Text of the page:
- The Kenya Tea Growers Association (KTGA) said the harsh climatic conditions have forced factories to operate three to four days a week, significantly cutting down on operations.
- The drop in factory operations is expected to cut Kenya’s tea export earnings this year as traders at the weekly auction reported lower prices on quality concerns.
- Tea prices have hit a four-year-low with a kilo fetching Sh193 down from about Sh270 in the same period last year.
More than 40,000 tea estate workers have proceeded on forced leave as drought conditions halved production in factories, dealing a blow to their wage earnings.
Workers in tea factories are paid a monthly minimum wage in addition to Sh13.50 per kilo of plucked tea.
The Kenya Tea Growers Association (KTGA) said the harsh climatic conditions have forced factories to operate three to four days a week, significantly cutting down on operations.
“The industry is currently grappling with harsh climatic conditions. The current extended drought from October 2018 to date is the longest and worst ever and has caused the tea bushes to wither and, in some instances, to dry up completely,” KTGA chief executive, Apollo Kiarii told the Business Daily.
“Production has dropped significantly, in some instances to below 50 percent. Operations have had to be scaled down both at garden and plucking activities and factory level, meaning some workers have had to take advance leave as there is little to keep them fully engaged,” he added.
The drop in factory operations is expected to cut Kenya’s tea export earnings this year as traders at the weekly auction reported lower prices on quality concerns.
Tea prices have hit a four-year-low with a kilo fetching Sh193 down from about Sh270 in the same period last year.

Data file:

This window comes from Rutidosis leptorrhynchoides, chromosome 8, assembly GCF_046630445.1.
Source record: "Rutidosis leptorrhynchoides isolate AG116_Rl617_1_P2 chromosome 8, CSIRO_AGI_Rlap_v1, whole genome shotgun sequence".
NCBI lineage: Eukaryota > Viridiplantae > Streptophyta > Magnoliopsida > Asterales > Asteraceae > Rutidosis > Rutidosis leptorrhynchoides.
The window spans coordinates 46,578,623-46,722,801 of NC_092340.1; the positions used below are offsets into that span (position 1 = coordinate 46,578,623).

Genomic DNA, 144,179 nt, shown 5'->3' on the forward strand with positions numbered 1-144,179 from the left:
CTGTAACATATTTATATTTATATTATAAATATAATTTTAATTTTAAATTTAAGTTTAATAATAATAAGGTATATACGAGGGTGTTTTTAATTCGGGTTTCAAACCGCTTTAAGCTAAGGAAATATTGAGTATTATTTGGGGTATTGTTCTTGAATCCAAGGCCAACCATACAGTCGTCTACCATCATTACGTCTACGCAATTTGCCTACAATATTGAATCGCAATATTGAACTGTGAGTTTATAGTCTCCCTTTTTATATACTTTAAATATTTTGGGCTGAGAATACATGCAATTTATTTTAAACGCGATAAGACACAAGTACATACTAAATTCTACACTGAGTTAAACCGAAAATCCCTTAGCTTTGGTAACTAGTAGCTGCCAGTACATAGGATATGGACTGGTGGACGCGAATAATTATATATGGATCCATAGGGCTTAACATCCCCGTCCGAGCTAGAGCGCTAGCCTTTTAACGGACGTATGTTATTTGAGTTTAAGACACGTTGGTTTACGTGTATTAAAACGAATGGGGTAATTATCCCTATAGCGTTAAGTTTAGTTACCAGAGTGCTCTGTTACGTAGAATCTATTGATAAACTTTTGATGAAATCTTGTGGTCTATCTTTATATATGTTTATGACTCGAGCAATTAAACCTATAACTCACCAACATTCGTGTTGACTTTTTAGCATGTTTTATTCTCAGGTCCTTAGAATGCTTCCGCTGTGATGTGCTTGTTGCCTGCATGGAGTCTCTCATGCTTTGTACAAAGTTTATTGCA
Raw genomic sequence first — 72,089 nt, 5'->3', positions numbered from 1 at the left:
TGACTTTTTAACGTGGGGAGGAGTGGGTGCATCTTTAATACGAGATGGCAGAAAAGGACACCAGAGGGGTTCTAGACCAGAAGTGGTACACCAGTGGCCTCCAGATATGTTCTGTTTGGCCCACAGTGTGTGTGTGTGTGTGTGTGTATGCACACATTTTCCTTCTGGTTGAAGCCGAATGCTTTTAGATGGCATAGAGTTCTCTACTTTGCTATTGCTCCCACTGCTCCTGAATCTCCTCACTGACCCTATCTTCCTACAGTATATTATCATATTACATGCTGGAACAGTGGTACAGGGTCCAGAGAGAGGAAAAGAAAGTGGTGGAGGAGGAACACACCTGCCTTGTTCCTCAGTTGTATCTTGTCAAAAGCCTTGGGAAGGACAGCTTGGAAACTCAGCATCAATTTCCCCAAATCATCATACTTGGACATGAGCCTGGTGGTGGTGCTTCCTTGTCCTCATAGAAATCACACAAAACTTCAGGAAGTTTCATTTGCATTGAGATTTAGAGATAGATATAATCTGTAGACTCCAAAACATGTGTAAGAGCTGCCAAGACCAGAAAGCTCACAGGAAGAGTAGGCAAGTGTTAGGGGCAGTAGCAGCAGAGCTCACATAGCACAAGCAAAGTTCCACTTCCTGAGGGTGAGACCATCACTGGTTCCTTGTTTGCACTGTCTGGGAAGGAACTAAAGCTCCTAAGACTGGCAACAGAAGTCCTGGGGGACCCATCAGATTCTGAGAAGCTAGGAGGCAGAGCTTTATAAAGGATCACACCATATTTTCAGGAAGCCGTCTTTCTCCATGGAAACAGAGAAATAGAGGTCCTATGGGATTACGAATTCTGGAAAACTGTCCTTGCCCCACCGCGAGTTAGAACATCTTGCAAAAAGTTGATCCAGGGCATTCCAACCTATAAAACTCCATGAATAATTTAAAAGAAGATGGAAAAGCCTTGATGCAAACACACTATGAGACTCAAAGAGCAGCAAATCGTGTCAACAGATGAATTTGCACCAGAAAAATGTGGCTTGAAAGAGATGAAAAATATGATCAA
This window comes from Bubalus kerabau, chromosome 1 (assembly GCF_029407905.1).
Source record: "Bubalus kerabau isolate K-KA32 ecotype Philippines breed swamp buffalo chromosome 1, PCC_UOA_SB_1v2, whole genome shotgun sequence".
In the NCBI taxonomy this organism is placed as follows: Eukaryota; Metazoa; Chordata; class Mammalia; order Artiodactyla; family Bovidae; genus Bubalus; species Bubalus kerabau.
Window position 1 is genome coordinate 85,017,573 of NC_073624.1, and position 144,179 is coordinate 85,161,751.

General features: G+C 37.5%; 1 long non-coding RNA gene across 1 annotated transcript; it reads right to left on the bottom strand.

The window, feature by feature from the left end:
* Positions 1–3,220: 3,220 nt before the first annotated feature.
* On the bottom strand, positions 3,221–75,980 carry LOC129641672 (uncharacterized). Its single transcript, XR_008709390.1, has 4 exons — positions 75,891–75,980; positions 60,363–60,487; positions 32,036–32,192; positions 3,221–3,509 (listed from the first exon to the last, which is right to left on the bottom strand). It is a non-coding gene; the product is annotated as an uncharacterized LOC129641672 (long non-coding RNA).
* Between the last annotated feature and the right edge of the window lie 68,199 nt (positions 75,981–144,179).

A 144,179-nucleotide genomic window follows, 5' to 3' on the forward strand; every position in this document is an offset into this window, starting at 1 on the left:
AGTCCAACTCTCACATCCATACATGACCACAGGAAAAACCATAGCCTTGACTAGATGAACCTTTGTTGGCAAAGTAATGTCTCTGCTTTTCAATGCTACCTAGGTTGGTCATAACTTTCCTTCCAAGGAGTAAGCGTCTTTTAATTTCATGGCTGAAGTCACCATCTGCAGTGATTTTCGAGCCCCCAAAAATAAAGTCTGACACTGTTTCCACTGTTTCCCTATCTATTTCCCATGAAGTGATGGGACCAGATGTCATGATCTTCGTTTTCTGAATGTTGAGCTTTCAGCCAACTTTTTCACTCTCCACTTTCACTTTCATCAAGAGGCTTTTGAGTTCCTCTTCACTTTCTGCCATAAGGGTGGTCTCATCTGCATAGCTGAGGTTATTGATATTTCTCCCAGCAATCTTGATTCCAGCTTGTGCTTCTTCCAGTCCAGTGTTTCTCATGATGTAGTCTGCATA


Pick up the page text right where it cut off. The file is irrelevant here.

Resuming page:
Mr Kiarii projected that it would take another six to eight weeks for the crop to recover should the forecasted March-April-May rains come to pass.
But even with good rains, the financial fortunes of the industry will still take a hit this year because of the additional cost of replanting and infilling the fields for the dried-up bushes.
Tea is the largest employer in the rural economy and contributes highly to the social and economic sustainability of the counties where it is grown.
The commodity is a major foreign exchange earner and last year brought in Sh140 billion, which was one of the impressive performances in recent years.
The Kenya Tea Development Agency (KTDA) has already warned farmers of low earnings this year following a decline of 17 percent in the price of the beverage in the first half of 2018/2019 financial year.
The average price of KTDA teas in the first half of the review period sharply dropped to Sh271 per kg from Sh327 for the corresponding first half of 2017/18 occasioned by high volumes.
The price is the lowest witnessed by the agency in the last five years in what could spell doom to farmers’ earnings.
The KTDA said indications point to continued weakening prices, which will significantly affect farmers’ earnings at the end of the financial year.
“Farmers should expect lower earnings for the year should this price drop continue. There is still a lot of stock within the global tea supply chain, which is lowering prices. It is an issue of supply and demand and its effect on price,” it said.
The high earnings that tea farmers received in 2018 were boosted by high volumes that defied low international prices of the commodity in the market.
The earnings, which were the highest to be registered in the last five years, saw an increase of Sh11 billion to what was recorded in 2017.
Production reached a high of 474 million kilos in the review period, up from 415 million kilos exported in 2017. The Tea Directorate is forecasting that the volumes will this year drop to 416 million kilos from a high of 474 million kilos realised last year.
“Kenya tea production is expected to come to about 416 million kilos this year, down from what was produced in 2018, which is largely attributed to dynamics in the weather conditions in tea growing zones,” it said.